However, and there is always a however, I was disappointed in his performance last Thursday. In his responses to the questions, he never once gave a direct answer. To every question, he responded with a general statement supporting personal liberty, individual responsibility and the need for smaller government. But no specific answers to the question. He was the only one, when asked to give a short bio, did not. He did come back to that later during the questioning but not at the appropriate time. During the give-and-take session during the questioning there was an implication that Emery may not be as capable of building consensus among fellow ‘Pubs as would another candidate…like Scott Largent.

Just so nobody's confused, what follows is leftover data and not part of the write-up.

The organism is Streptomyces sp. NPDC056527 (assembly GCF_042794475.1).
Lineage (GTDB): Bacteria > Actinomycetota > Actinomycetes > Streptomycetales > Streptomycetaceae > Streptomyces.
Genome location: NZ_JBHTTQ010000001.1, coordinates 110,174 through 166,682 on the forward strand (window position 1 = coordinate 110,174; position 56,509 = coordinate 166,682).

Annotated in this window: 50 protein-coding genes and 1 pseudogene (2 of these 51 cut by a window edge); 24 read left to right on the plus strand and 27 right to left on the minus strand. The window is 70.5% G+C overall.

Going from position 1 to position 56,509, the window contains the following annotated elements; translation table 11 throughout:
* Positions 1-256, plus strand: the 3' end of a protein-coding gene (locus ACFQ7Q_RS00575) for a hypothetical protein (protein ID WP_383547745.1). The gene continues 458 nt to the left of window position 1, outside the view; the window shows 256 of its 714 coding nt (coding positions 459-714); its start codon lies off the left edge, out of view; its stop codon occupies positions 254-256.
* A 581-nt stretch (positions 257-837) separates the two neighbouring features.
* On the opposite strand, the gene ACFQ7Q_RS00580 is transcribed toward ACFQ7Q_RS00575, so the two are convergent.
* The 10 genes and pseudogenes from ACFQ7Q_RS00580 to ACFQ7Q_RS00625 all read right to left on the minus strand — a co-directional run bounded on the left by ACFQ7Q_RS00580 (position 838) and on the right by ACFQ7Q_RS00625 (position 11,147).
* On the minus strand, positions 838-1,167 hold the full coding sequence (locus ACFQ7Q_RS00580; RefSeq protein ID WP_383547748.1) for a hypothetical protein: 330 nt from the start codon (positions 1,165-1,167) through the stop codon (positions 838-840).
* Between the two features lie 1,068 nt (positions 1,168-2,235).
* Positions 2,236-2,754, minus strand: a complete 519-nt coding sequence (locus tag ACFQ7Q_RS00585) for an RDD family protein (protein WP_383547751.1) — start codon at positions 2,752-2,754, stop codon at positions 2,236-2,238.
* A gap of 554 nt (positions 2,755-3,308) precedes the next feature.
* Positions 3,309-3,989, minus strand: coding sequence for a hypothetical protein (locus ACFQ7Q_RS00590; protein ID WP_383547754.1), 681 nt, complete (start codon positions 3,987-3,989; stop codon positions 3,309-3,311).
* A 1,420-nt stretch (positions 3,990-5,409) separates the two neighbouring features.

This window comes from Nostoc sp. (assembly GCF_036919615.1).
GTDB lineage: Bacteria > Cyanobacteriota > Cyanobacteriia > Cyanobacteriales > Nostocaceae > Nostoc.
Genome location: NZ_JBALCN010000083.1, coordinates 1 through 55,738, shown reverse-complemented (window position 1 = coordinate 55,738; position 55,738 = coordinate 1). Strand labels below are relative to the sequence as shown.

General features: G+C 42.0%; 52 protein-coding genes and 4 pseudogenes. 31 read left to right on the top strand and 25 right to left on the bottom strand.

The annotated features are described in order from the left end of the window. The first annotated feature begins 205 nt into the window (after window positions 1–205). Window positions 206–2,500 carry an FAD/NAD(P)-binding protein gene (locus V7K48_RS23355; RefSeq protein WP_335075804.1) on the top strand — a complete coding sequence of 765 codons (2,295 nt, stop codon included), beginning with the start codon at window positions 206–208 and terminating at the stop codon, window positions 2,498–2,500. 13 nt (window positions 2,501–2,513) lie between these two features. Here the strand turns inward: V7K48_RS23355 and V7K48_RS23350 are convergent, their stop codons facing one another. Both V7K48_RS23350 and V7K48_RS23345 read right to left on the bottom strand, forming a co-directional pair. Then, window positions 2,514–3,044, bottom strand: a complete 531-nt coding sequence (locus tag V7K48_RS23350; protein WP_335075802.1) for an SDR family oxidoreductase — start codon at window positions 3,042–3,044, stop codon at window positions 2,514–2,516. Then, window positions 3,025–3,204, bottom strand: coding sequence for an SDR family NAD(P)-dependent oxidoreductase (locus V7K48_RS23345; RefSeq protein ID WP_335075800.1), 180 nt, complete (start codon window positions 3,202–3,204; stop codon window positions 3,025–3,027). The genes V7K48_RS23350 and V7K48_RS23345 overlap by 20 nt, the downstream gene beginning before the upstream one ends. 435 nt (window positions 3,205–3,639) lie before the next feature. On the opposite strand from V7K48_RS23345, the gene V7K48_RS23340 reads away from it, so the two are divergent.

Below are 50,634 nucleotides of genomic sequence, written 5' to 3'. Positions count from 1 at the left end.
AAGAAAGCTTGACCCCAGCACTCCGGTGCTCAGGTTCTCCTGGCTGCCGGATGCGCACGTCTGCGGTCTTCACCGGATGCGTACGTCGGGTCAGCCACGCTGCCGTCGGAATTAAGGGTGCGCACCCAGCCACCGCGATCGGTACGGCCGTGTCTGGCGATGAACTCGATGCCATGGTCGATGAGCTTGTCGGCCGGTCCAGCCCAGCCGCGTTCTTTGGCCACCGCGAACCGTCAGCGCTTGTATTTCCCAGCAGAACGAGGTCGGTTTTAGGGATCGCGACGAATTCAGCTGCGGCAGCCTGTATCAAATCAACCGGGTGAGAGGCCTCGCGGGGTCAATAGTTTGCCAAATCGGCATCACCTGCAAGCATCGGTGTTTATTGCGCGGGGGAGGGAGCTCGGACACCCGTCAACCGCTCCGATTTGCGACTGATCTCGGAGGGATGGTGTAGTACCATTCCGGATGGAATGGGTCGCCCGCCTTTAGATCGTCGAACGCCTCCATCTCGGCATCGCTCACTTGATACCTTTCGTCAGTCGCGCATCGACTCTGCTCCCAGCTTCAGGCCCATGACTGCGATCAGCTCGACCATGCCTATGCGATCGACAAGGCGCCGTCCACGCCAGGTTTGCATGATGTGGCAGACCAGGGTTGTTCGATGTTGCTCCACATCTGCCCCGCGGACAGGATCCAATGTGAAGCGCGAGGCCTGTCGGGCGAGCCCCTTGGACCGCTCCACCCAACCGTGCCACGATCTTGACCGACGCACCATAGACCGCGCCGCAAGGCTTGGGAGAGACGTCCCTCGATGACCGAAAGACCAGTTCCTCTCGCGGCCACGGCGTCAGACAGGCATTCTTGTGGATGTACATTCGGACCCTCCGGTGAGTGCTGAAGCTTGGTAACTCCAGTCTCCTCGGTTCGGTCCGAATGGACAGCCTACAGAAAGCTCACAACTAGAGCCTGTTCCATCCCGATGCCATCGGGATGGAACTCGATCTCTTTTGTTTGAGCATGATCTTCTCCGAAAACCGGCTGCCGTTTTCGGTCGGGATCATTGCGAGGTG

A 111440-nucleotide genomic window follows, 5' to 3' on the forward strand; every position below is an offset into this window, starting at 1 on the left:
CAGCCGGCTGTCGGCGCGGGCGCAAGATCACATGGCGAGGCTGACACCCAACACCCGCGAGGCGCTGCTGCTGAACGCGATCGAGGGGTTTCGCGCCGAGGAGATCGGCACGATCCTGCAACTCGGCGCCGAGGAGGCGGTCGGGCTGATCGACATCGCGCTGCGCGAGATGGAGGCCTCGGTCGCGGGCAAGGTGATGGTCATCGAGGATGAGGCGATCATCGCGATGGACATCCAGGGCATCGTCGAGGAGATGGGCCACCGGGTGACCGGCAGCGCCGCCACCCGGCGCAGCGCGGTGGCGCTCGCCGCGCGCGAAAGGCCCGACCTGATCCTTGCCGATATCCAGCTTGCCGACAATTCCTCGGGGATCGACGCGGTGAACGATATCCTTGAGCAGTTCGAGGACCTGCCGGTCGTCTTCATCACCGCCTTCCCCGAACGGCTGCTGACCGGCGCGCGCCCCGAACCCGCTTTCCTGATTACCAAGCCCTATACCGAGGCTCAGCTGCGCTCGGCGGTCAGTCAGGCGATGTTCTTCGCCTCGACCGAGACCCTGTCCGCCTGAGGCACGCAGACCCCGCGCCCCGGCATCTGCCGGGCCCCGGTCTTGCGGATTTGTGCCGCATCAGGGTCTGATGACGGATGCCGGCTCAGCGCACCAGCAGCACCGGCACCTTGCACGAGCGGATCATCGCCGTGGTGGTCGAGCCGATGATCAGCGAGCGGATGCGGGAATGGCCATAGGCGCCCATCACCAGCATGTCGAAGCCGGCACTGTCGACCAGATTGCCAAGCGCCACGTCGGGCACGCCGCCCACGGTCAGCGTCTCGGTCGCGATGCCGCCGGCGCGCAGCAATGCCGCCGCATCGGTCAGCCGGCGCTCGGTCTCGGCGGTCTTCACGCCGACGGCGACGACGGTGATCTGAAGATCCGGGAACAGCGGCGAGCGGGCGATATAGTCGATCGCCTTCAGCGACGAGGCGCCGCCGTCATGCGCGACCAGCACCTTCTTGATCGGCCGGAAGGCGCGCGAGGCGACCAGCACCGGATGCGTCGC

David Morris was the third candidate and a local one from Cass County. He has a passion that was apparent when he spoke. But, when compared against the other two, he was simply outclassed. Largent and Emery are politicians. They have the look and mannerisms of a politician. While that is not necessarily a positive impression, they do project an aura of experience and knowledge of the various subject matters under discussion—real or not.
The PROs and CONs for David Morris is that he is no politician. I have no doubt of his strong conservative views. But…if he wants to enter the political arena he needs some experience other than being involved in the local Fire Protection District. Let David run for a county office, gain some experience before diving into state politics. Jumping directly into a state sentorial race, however, is too much, too quickly. He needs some seasoning and more experience.
If you win the primary David, I’ll vote for you but I think your chances are slim.